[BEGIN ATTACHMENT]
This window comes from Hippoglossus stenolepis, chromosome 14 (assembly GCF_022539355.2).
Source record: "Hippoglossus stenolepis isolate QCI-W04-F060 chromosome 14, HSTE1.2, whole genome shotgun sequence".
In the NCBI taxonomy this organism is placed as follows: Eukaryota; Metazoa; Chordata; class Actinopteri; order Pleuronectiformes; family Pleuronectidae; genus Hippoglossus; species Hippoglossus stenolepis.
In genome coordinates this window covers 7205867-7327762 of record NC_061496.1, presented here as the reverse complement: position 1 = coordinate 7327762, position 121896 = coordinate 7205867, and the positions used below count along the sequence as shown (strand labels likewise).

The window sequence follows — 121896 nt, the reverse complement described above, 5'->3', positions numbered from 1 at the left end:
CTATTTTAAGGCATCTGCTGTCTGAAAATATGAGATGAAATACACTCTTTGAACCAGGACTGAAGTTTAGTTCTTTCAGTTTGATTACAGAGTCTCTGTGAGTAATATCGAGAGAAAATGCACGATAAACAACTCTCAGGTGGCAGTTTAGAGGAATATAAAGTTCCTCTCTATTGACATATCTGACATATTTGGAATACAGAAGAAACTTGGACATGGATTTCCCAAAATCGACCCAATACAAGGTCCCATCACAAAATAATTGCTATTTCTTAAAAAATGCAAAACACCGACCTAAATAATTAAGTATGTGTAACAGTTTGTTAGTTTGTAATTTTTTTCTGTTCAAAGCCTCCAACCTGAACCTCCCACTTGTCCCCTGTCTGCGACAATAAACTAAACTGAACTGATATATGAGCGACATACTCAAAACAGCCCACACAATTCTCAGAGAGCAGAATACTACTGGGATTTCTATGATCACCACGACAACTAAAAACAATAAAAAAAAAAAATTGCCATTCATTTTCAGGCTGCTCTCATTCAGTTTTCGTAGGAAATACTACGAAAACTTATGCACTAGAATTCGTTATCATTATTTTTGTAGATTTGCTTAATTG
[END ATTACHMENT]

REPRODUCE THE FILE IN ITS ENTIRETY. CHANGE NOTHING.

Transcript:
This window comes from Hippoglossus stenolepis, chromosome 14 (assembly GCF_022539355.2).
Source record: "Hippoglossus stenolepis isolate QCI-W04-F060 chromosome 14, HSTE1.2, whole genome shotgun sequence".
In the NCBI taxonomy this organism is placed as follows: Eukaryota; Metazoa; Chordata; class Actinopteri; order Pleuronectiformes; family Pleuronectidae; genus Hippoglossus; species Hippoglossus stenolepis.
In genome coordinates this window covers 7205867-7327762 of record NC_061496.1, presented here as the reverse complement: position 1 = coordinate 7327762, position 121896 = coordinate 7205867, and the positions used below count along the sequence as shown (strand labels likewise).

The window sequence follows — 121896 nt, the reverse complement described above, 5'->3', positions numbered from 1 at the left end:
CTATTTTAAGGCATCTGCTGTCTGAAAATATGAGATGAAATACACTCTTTGAACCAGGACTGAAGTTTAGTTCTTTCAGTTTGATTACAGAGTCTCTGTGAGTAATATCGAGAGAAAATGCACGATAAACAACTCTCAGGTGGCAGTTTAGAGGAATATAAAGTTCCTCTCTATTGACATATCTGACATATTTGGAATACAGAAGAAACTTGGACATGGATTTCCCAAAATCGACCCAATACAAGGTCCCATCACAAAATAATTGCTATTTCTTAAAAAATGCAAAACACCGACCTAAATAATTAAGTATGTGTAACAGTTTGTTAGTTTGTAATTTTTTTCTGTTCAAAGCCTCCAACCTGAACCTCCCACTTGTCCCCTGTCTGCGACAATAAACTAAACTGAACTGATATATGAGCGACATACTCAAAACAGCCCACACAATTCTCAGAGAGCAGAATACTACTGGGATTTCTATGATCACCACGACAACTAAAAACAATAAAAAAAAAAAATTGCCATTCATTTTCAGGCTGCTCTCATTCAGTTTTCGTAGGAAATACTACGAAAACTTATGCACTAGAATTCGTTATCATTATTTTTGTAGATTTGCTTAATTG